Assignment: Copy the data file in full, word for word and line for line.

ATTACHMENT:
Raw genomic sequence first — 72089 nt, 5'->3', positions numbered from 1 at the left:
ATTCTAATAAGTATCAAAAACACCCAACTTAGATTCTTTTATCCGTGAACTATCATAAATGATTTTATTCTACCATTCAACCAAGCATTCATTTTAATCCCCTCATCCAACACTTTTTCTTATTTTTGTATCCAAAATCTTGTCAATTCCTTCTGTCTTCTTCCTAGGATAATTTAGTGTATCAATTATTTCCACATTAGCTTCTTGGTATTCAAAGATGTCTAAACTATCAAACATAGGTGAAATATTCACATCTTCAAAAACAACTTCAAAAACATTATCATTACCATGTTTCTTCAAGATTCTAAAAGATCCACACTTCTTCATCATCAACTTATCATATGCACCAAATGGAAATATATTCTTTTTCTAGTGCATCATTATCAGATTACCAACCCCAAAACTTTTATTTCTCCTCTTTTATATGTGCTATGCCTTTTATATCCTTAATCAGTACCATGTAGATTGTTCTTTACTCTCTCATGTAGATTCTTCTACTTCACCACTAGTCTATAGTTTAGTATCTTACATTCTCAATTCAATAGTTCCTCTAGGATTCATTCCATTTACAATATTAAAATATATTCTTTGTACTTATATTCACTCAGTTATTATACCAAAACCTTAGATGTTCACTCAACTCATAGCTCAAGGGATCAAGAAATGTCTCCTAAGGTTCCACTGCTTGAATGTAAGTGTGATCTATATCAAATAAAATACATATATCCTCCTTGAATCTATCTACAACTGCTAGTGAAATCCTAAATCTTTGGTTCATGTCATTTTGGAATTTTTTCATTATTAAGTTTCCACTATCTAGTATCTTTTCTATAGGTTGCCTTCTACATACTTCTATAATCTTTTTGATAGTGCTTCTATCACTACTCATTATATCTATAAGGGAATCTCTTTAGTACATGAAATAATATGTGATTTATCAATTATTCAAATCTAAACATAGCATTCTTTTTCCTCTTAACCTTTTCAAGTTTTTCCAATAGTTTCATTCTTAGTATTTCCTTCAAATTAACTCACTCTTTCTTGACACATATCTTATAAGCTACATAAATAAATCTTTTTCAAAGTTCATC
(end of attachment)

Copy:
Raw genomic sequence first — 72089 nt, 5'->3', positions numbered from 1 at the left:
ATTCTAATAAGTATCAAAAACACCCAACTTAGATTCTTTTATCCGTGAACTATCATAAATGATTTTATTCTACCATTCAACCAAGCATTCATTTTAATCCCCTCATCCAACACTTTTTCTTATTTTTGTATCCAAAATCTTGTCAATTCCTTCTGTCTTCTTCCTAGGATAATTTAGTGTATCAATTATTTCCACATTAGCTTCTTGGTATTCAAAGATGTCTAAACTATCAAACATAGGTGAAATATTCACATCTTCAAAAACAACTTCAAAAACATTATCATTACCATGTTTCTTCAAGATTCTAAAAGATCCACACTTCTTCATCATCAACTTATCATATGCACCAAATGGAAATATATTCTTTTTCTAGTGCATCATTATCAGATTACCAACCCCAAAACTTTTATTTCTCCTCTTTTATATGTGCTATGCCTTTTATATCCTTAATCAGTACCATGTAGATTGTTCTTTACTCTCTCATGTAGATTCTTCTACTTCACCACTAGTCTATAGTTTAGTATCTTACATTCTCAATTCAATAGTTCCTCTAGGATTCATTCCATTTACAATATTAAAATATATTCTTTGTACTTATATTCACTCAGTTATTATACCAAAACCTTAGATGTTCACTCAACTCATAGCTCAAGGGATCAAGAAATGTCTCCTAAGGTTCCACTGCTTGAATGTAAGTGTGATCTATATCAAATAAAATACATATATCCTCCTTGAATCTATCTACAACTGCTAGTGAAATCCTAAATCTTTGGTTCATGTCATTTTGGAATTTTTTCATTATTAAGTTTCCACTATCTAGTATCTTTTCTATAGGTTGCCTTCTACATACTTCTATAATCTTTTTGATAGTGCTTCTATCACTACTCATTATATCTATAAGGGAATCTCTTTAGTACATGAAATAATATGTGATTTATCAATTATTCAAATCTAAACATAGCATTCTTTTTCCTCTTAACCTTTTCAAGTTTTTCCAATAGTTTCATTCTTAGTATTTCCTTCAAATTAACTCACTCTTTCTTGACACATATCTTATAAGCTACATAAATAAATCTTTTTCAAAGTTCATC